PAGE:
Government gets tough on poachers, game traffickers (Rwanda)

Impala at Akagera National Park. Image: As originally published by The New Times.

Emmanuel Ntirenganya, The New Times | March 18, 2021

Read the original story here.

The amended law on biodiversity and wildlife has recommended penal sanctions against poachers and those who engage in trafficking of wildlife as a way of protecting biodiversity and wildlife.

The relevance of the bill, which was presented by Rwanda Development Board CEO, Clare Akamanzi, was passed by the lower chamber of parliament during a plenary session held virtually on March 16.

The existing law of 2013 governing biodiversity, which the bill seeks to replace, merely refers to a Ministerial Order that establishes a list of protected species, but does not prescribe punitive measures a way of protecting wildlife, according to Akamanzi.

She added that the current laws give broad protection and do not align with international conventions relating to wildlife protection that Rwanda ratified.

“The current legal framework is not addressing the major challenges regarding the management and conservation of wildlife, such as poaching, wildlife trade and trafficking, human-wildlife conflict and wildlife crimes,” she observed.

This draft draw establishes wildlife offences and their penalties and seeks to address the identified loopholes in the current legislation. Here are some of them.

Punitive measures

The bill prescribes a prison sentence of between one and three years for a person convicted for poaches, injures, takes, harasses or breeds a wild animal and a fine of between Rwf500,000 and Rwf1 million.

If the offence is committed against critically endangered or endangered species, the penalty is a term of imprisonment of not less than five years but not more than 10 years and a fine of not less than Rwf5 million but not more than Rwf10 million.

For a person convicted for possession, transferring, selling, buying or using a wild animal is liable to imprisonment of not less than three years but not more than five years and a fine of not less than Rwf1 million but not more than Rwf5 million.

When the offence referred to is committed against critically endangered or endangered species, the penalty is between five and 10 years in prison and a fine of between Rwf5 million and Rwf10 million.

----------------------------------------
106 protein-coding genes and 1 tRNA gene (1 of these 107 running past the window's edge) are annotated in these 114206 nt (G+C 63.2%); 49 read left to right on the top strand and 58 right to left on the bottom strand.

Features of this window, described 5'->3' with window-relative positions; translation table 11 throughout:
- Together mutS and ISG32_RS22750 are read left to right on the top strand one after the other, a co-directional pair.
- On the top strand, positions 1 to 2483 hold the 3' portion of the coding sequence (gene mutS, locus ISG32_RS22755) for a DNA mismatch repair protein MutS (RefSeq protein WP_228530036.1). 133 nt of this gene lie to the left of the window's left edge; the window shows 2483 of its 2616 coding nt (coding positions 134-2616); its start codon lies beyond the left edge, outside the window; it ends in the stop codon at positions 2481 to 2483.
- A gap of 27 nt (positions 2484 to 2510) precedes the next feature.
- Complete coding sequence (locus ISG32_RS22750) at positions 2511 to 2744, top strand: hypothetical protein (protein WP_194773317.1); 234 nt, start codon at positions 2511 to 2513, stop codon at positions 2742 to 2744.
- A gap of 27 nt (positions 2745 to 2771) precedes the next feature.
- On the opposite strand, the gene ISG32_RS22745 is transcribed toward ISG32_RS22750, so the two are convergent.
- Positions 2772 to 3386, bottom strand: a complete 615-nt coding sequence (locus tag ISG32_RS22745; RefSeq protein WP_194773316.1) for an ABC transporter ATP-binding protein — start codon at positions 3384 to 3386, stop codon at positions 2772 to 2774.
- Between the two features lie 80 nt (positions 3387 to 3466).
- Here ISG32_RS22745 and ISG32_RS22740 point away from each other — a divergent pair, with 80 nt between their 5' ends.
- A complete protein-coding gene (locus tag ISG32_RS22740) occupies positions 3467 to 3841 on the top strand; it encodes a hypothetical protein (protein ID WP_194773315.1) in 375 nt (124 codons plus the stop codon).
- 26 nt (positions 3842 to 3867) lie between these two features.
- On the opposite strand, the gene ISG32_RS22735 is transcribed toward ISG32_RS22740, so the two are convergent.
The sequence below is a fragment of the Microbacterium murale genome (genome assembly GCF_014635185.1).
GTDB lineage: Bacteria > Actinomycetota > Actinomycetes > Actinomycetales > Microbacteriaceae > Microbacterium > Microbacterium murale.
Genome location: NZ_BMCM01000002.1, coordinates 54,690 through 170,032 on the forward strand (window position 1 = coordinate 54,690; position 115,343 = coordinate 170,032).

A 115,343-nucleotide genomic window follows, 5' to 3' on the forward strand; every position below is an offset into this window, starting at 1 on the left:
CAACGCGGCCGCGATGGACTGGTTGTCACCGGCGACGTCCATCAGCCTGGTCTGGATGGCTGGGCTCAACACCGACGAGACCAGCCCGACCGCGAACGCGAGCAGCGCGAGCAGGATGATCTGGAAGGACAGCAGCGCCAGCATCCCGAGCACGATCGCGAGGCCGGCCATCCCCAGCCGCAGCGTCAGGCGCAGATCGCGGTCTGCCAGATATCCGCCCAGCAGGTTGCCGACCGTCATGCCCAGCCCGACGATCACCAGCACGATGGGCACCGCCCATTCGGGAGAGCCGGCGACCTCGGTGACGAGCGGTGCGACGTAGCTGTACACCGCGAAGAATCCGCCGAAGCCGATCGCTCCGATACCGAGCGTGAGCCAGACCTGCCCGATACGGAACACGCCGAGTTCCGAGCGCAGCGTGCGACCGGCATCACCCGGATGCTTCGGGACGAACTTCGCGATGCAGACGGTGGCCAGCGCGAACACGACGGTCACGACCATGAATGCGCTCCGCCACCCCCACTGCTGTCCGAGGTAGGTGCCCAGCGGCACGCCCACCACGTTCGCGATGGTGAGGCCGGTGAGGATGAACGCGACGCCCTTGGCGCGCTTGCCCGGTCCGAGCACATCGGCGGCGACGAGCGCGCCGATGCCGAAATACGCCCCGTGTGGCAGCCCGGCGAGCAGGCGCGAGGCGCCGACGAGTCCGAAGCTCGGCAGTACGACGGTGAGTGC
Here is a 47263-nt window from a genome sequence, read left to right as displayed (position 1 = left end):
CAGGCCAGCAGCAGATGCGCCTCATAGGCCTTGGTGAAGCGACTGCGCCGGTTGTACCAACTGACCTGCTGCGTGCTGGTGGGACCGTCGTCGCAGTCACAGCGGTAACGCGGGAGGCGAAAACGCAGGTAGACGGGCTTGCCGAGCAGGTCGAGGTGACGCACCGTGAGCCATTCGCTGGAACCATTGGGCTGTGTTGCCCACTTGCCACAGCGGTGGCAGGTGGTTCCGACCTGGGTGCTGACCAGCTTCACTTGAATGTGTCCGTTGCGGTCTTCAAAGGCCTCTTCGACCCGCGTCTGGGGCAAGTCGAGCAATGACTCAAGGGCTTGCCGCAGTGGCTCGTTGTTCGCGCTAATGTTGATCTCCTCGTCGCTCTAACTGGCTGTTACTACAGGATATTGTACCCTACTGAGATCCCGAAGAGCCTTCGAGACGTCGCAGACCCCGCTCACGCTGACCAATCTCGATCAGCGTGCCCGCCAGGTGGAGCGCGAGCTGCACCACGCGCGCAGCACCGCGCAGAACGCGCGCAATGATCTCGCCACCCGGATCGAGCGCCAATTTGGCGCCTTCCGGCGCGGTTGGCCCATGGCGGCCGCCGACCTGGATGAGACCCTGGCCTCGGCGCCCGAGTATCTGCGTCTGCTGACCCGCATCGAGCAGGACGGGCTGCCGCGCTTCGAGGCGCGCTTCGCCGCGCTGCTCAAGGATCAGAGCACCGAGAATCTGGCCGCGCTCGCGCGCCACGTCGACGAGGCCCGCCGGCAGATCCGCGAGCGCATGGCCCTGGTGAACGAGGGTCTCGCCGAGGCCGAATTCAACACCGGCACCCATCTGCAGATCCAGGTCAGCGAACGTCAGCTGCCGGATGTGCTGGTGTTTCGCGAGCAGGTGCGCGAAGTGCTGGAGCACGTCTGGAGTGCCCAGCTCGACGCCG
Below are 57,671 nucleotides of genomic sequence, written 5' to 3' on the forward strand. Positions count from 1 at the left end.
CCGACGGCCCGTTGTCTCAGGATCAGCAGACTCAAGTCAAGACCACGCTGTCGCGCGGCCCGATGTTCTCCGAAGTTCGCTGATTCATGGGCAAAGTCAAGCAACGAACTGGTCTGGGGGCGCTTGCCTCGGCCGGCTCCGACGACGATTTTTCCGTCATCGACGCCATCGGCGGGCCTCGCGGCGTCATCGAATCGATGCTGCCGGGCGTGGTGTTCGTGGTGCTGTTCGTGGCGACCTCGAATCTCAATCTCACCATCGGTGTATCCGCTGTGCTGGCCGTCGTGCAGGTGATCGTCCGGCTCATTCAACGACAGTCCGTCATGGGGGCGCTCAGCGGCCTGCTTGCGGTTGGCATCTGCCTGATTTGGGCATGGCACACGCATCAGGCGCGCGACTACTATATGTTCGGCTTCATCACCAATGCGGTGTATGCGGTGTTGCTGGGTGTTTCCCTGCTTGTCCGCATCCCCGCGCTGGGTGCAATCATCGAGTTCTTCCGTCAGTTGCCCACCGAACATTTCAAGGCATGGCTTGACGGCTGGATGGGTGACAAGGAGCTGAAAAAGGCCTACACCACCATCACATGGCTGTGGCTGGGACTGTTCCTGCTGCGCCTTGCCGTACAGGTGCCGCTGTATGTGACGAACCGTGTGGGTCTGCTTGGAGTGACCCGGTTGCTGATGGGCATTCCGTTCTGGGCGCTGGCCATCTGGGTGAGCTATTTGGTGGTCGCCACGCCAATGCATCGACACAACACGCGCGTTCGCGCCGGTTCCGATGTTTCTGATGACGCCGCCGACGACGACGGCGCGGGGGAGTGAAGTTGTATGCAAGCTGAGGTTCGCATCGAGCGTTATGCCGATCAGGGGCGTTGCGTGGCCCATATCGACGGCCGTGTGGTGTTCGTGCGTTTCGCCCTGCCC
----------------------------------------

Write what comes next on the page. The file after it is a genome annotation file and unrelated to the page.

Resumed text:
A person who takes or destroys eggs or nests of wild animals commits an offence. Upon conviction, he or she is liable to a term of imprisonment of between six months and two years and a fine of between Rwf500,000 and Rwf1 million.

In case this offence is committed against the eggs or nests of critically endangered species, and endangered species, the penalty goes up to between three and five years and a fine of between Rwf2 million and Rwf5 million.

According to the draft legislation, a person convicted for removing animal species from their habitat, harming, transporting, or hawking them is liable to a term of imprisonment of between six months and two years and a fine of not less than Rwf500,000, but not more than Rwf1 million.

In case it’s committed against endangered species, the jail time increased to between three and five years while the fine is between Rwf2 million and Rwf5 million.

Logging from protected area

A person is found guilty of logging, harvesting, damaging, growing or breeding a plant or its derivatives in a protected area commits an offence.

Upon conviction, he or she is liable to a term of imprisonment of not less than one year but not more than three years and a fine of not less than Rwf500,000 but not more than Rwf1 million.

If the offence in question is committed against a plant listed among critically endangered species, and endangered species, the penalty is a term of imprisonment of not less than five years but not more than seven years and a fine of not less than Rwf5 million but not more than Rwf10 million.

Import, export specimens from the sea

The importation, exportation, re-exportation, introduction of a sea specimen without a valid permit or certificate, or in contravention with this draft law, is an offense punishable by a term of imprisonment of not less than three years but not more than five years, and a fine of not less than Rwf1 million but not more than Rwf5 million.

If the offence is committed against a specimen of critically endangered or endangered species, the offender is imprisoned between five and10 years and fined between Rwf5 million and Rwf10 million.

Biopiracy

A person who commits an act of biopiracy – the commercial exploitation of biological or genetic material – commits an offence. Upon conviction, he or she is liable to a term of imprisonment of not less than five years but not more than 10 years and a fine of not less than Rwf20 million but not more than Rwf25 million.

If the offence is committed by a corporate body, the penalty is a fine of not less than Rwf500 million but not more than Rwf1 billion.

After the plenary passed the relevance of the bill, it was sent to the committee for further scrutiny before it is returned to the plenary for final passing.